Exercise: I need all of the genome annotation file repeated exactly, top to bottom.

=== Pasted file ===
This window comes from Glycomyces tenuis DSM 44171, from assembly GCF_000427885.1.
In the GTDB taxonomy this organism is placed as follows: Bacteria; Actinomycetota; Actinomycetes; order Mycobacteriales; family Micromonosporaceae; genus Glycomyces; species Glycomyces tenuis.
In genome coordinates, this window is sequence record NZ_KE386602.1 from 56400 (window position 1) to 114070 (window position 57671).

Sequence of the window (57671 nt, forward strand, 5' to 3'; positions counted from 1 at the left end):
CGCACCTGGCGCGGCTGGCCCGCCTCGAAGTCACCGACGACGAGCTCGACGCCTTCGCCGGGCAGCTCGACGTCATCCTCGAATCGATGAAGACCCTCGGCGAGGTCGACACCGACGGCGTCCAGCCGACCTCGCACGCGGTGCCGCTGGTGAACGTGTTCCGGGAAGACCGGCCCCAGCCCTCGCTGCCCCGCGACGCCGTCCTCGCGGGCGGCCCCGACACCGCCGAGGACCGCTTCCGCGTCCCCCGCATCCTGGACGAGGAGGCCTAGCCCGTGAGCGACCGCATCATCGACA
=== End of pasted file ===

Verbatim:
This window comes from Glycomyces tenuis DSM 44171, from assembly GCF_000427885.1.
In the GTDB taxonomy this organism is placed as follows: Bacteria; Actinomycetota; Actinomycetes; order Mycobacteriales; family Micromonosporaceae; genus Glycomyces; species Glycomyces tenuis.
In genome coordinates, this window is sequence record NZ_KE386602.1 from 56400 (window position 1) to 114070 (window position 57671).

Sequence of the window (57671 nt, forward strand, 5' to 3'; positions counted from 1 at the left end):
CGCACCTGGCGCGGCTGGCCCGCCTCGAAGTCACCGACGACGAGCTCGACGCCTTCGCCGGGCAGCTCGACGTCATCCTCGAATCGATGAAGACCCTCGGCGAGGTCGACACCGACGGCGTCCAGCCGACCTCGCACGCGGTGCCGCTGGTGAACGTGTTCCGGGAAGACCGGCCCCAGCCCTCGCTGCCCCGCGACGCCGTCCTCGCGGGCGGCCCCGACACCGCCGAGGACCGCTTCCGCGTCCCCCGCATCCTGGACGAGGAGGCCTAGCCCGTGAGCGACCGCATCATCGACA